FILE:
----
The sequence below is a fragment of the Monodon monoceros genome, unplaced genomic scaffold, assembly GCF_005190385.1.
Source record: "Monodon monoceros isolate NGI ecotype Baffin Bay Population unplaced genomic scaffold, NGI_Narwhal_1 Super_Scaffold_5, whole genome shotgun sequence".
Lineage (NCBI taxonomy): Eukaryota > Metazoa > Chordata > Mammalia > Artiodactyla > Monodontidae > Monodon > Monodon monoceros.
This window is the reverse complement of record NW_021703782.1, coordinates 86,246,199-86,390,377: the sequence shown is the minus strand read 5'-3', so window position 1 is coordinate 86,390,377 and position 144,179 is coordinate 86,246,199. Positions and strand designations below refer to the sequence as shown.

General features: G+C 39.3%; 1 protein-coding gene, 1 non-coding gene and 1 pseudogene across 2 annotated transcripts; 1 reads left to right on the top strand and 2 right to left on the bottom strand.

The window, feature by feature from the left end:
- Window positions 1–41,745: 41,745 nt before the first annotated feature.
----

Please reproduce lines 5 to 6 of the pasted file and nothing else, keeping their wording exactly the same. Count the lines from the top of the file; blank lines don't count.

General features: G+C 39.3%; 1 protein-coding gene, 1 non-coding gene and 1 pseudogene across 2 annotated transcripts; 1 reads left to right on the top strand and 2 right to left on the bottom strand.

The window, feature by feature from the left end: